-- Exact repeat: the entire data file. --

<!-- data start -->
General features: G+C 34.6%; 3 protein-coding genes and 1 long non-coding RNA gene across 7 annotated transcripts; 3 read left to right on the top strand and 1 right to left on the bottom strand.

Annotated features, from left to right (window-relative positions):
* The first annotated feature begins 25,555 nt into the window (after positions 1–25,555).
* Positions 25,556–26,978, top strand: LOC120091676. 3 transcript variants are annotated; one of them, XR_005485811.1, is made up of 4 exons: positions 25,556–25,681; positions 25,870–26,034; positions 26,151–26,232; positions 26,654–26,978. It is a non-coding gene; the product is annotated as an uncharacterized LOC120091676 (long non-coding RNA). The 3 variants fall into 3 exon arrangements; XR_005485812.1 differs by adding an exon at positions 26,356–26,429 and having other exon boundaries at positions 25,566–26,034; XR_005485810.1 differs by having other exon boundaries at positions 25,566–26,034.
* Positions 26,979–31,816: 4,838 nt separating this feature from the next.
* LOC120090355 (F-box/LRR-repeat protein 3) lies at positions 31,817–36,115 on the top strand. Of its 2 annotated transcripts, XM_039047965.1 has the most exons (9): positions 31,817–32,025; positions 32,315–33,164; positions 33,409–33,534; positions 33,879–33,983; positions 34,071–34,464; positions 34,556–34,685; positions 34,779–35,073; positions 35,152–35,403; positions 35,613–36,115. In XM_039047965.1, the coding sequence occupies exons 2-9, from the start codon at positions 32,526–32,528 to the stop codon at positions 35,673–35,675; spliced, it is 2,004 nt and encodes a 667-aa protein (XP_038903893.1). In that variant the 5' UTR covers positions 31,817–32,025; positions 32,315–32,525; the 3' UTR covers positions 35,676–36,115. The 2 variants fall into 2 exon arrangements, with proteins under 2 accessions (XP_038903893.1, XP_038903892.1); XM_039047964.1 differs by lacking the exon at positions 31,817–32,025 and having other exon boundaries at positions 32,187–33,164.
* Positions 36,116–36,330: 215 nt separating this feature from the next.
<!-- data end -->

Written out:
General features: G+C 34.6%; 3 protein-coding genes and 1 long non-coding RNA gene across 7 annotated transcripts; 3 read left to right on the top strand and 1 right to left on the bottom strand.

Annotated features, from left to right (window-relative positions):
* The first annotated feature begins 25,555 nt into the window (after positions 1–25,555).
* Positions 25,556–26,978, top strand: LOC120091676. 3 transcript variants are annotated; one of them, XR_005485811.1, is made up of 4 exons: positions 25,556–25,681; positions 25,870–26,034; positions 26,151–26,232; positions 26,654–26,978. It is a non-coding gene; the product is annotated as an uncharacterized LOC120091676 (long non-coding RNA). The 3 variants fall into 3 exon arrangements; XR_005485812.1 differs by adding an exon at positions 26,356–26,429 and having other exon boundaries at positions 25,566–26,034; XR_005485810.1 differs by having other exon boundaries at positions 25,566–26,034.
* Positions 26,979–31,816: 4,838 nt separating this feature from the next.
* LOC120090355 (F-box/LRR-repeat protein 3) lies at positions 31,817–36,115 on the top strand. Of its 2 annotated transcripts, XM_039047965.1 has the most exons (9): positions 31,817–32,025; positions 32,315–33,164; positions 33,409–33,534; positions 33,879–33,983; positions 34,071–34,464; positions 34,556–34,685; positions 34,779–35,073; positions 35,152–35,403; positions 35,613–36,115. In XM_039047965.1, the coding sequence occupies exons 2-9, from the start codon at positions 32,526–32,528 to the stop codon at positions 35,673–35,675; spliced, it is 2,004 nt and encodes a 667-aa protein (XP_038903893.1). In that variant the 5' UTR covers positions 31,817–32,025; positions 32,315–32,525; the 3' UTR covers positions 35,676–36,115. The 2 variants fall into 2 exon arrangements, with proteins under 2 accessions (XP_038903893.1, XP_038903892.1); XM_039047964.1 differs by lacking the exon at positions 31,817–32,025 and having other exon boundaries at positions 32,187–33,164.
* Positions 36,116–36,330: 215 nt separating this feature from the next.